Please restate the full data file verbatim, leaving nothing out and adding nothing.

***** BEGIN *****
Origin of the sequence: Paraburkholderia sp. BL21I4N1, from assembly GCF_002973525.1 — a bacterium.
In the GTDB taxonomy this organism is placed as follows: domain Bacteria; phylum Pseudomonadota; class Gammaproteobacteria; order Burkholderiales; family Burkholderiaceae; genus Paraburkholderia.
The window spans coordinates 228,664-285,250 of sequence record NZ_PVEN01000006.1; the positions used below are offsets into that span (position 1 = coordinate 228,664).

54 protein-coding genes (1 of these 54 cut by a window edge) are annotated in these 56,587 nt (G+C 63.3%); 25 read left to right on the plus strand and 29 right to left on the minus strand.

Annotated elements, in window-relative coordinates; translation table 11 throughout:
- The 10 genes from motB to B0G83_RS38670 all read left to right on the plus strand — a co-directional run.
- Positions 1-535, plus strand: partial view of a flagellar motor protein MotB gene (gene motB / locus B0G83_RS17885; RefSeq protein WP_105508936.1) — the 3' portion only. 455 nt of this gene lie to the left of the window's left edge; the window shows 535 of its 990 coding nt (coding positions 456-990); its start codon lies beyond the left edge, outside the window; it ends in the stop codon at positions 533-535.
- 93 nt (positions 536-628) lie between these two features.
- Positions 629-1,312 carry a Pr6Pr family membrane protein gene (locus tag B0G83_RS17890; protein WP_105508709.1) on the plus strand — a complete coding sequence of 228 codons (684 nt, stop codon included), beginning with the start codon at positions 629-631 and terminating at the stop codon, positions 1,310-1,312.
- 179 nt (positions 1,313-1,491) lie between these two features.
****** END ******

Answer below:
Origin of the sequence: Paraburkholderia sp. BL21I4N1, from assembly GCF_002973525.1 — a bacterium.
In the GTDB taxonomy this organism is placed as follows: domain Bacteria; phylum Pseudomonadota; class Gammaproteobacteria; order Burkholderiales; family Burkholderiaceae; genus Paraburkholderia.
The window spans coordinates 228,664-285,250 of sequence record NZ_PVEN01000006.1; the positions used below are offsets into that span (position 1 = coordinate 228,664).

54 protein-coding genes (1 of these 54 cut by a window edge) are annotated in these 56,587 nt (G+C 63.3%); 25 read left to right on the plus strand and 29 right to left on the minus strand.

Annotated elements, in window-relative coordinates; translation table 11 throughout:
- The 10 genes from motB to B0G83_RS38670 all read left to right on the plus strand — a co-directional run.
- Positions 1-535, plus strand: partial view of a flagellar motor protein MotB gene (gene motB / locus B0G83_RS17885; RefSeq protein WP_105508936.1) — the 3' portion only. 455 nt of this gene lie to the left of the window's left edge; the window shows 535 of its 990 coding nt (coding positions 456-990); its start codon lies beyond the left edge, outside the window; it ends in the stop codon at positions 533-535.
- 93 nt (positions 536-628) lie between these two features.
- Positions 629-1,312 carry a Pr6Pr family membrane protein gene (locus tag B0G83_RS17890; protein WP_105508709.1) on the plus strand — a complete coding sequence of 228 codons (684 nt, stop codon included), beginning with the start codon at positions 629-631 and terminating at the stop codon, positions 1,310-1,312.
- 179 nt (positions 1,313-1,491) lie between these two features.